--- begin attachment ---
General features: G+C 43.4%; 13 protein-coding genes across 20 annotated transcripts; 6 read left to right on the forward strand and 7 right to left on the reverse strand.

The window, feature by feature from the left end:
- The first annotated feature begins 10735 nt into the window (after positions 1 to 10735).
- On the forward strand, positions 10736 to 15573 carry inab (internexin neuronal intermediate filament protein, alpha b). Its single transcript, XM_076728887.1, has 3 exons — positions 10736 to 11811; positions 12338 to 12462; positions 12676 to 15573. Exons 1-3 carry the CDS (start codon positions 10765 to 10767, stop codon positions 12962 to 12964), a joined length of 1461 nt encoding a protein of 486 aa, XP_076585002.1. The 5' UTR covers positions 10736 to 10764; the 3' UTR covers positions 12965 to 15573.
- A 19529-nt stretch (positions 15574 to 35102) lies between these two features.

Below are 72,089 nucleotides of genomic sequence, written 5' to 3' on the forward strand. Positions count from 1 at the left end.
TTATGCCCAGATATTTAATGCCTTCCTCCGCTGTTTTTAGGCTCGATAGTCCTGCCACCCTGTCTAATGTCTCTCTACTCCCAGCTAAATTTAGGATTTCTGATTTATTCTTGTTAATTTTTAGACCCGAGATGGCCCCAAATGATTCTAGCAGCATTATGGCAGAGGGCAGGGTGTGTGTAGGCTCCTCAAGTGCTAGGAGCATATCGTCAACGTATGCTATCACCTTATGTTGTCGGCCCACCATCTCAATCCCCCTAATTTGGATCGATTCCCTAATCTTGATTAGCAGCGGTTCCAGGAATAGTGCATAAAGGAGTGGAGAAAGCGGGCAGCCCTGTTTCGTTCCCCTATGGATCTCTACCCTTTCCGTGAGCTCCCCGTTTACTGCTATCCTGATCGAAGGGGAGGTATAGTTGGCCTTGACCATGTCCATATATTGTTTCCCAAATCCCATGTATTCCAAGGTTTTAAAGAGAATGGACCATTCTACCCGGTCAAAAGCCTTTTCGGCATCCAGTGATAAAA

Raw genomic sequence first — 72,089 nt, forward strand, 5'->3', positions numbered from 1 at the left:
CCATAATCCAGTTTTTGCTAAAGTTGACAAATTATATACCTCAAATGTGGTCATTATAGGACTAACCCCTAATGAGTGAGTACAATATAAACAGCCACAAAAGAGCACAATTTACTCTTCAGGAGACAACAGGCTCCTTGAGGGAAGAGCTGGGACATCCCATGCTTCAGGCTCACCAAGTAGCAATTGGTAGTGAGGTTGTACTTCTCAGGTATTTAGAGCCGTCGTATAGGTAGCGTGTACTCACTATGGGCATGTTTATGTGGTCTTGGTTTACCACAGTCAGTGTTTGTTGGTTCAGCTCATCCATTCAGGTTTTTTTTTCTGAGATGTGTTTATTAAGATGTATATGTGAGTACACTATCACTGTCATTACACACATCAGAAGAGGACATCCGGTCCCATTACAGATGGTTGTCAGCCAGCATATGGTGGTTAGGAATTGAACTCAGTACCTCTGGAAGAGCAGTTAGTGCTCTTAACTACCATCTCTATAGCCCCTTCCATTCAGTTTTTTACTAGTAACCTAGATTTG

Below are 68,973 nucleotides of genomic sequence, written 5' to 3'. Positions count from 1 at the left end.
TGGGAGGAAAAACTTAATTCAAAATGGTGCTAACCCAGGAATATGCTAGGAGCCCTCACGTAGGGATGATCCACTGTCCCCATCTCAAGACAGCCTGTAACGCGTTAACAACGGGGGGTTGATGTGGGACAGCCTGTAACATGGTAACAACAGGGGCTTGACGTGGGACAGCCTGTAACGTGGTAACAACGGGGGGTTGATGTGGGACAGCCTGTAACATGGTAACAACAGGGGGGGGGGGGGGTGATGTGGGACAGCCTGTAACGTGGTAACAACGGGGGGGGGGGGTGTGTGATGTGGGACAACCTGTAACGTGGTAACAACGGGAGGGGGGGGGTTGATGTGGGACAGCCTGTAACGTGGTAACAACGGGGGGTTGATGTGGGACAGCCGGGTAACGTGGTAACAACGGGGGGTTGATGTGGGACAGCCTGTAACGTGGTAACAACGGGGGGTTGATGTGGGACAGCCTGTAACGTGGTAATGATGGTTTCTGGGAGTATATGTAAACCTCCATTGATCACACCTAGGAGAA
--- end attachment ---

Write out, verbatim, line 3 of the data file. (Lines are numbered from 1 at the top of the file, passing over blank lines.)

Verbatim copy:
- The first annotated feature begins 10735 nt into the window (after positions 1 to 10735).